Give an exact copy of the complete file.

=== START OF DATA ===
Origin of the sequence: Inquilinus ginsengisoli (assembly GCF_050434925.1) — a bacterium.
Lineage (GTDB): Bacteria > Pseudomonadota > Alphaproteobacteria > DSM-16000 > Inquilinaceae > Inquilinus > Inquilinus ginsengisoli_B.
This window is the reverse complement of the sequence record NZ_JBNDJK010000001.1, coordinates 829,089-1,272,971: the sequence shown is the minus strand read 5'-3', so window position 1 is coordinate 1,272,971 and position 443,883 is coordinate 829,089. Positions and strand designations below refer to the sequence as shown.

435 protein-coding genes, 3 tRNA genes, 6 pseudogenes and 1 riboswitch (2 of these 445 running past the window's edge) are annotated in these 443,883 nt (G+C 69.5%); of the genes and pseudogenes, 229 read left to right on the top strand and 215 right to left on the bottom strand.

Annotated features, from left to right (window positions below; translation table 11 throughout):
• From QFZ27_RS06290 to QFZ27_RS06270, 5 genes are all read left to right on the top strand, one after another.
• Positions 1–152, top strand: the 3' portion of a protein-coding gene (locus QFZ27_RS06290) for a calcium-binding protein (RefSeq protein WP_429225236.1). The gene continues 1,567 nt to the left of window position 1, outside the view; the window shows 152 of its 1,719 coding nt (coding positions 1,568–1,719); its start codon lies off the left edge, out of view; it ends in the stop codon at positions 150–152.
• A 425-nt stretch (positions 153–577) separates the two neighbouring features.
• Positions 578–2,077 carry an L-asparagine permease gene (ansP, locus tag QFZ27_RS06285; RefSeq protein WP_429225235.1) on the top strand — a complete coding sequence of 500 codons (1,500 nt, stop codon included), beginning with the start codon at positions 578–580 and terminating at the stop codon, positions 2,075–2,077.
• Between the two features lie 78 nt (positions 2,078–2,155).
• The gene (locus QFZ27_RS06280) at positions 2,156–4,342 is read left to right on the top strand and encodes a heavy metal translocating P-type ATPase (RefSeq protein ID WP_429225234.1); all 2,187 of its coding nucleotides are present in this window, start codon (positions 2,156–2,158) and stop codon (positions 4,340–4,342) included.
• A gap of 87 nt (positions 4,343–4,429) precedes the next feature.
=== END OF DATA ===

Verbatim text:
Origin of the sequence: Inquilinus ginsengisoli (assembly GCF_050434925.1) — a bacterium.
Lineage (GTDB): Bacteria > Pseudomonadota > Alphaproteobacteria > DSM-16000 > Inquilinaceae > Inquilinus > Inquilinus ginsengisoli_B.
This window is the reverse complement of the sequence record NZ_JBNDJK010000001.1, coordinates 829,089-1,272,971: the sequence shown is the minus strand read 5'-3', so window position 1 is coordinate 1,272,971 and position 443,883 is coordinate 829,089. Positions and strand designations below refer to the sequence as shown.

435 protein-coding genes, 3 tRNA genes, 6 pseudogenes and 1 riboswitch (2 of these 445 running past the window's edge) are annotated in these 443,883 nt (G+C 69.5%); of the genes and pseudogenes, 229 read left to right on the top strand and 215 right to left on the bottom strand.

Annotated features, from left to right (window positions below; translation table 11 throughout):
• From QFZ27_RS06290 to QFZ27_RS06270, 5 genes are all read left to right on the top strand, one after another.
• Positions 1–152, top strand: the 3' portion of a protein-coding gene (locus QFZ27_RS06290) for a calcium-binding protein (RefSeq protein WP_429225236.1). The gene continues 1,567 nt to the left of window position 1, outside the view; the window shows 152 of its 1,719 coding nt (coding positions 1,568–1,719); its start codon lies off the left edge, out of view; it ends in the stop codon at positions 150–152.
• A 425-nt stretch (positions 153–577) separates the two neighbouring features.
• Positions 578–2,077 carry an L-asparagine permease gene (ansP, locus tag QFZ27_RS06285; RefSeq protein WP_429225235.1) on the top strand — a complete coding sequence of 500 codons (1,500 nt, stop codon included), beginning with the start codon at positions 578–580 and terminating at the stop codon, positions 2,075–2,077.
• Between the two features lie 78 nt (positions 2,078–2,155).
• The gene (locus QFZ27_RS06280) at positions 2,156–4,342 is read left to right on the top strand and encodes a heavy metal translocating P-type ATPase (RefSeq protein ID WP_429225234.1); all 2,187 of its coding nucleotides are present in this window, start codon (positions 2,156–2,158) and stop codon (positions 4,340–4,342) included.
• A gap of 87 nt (positions 4,343–4,429) precedes the next feature.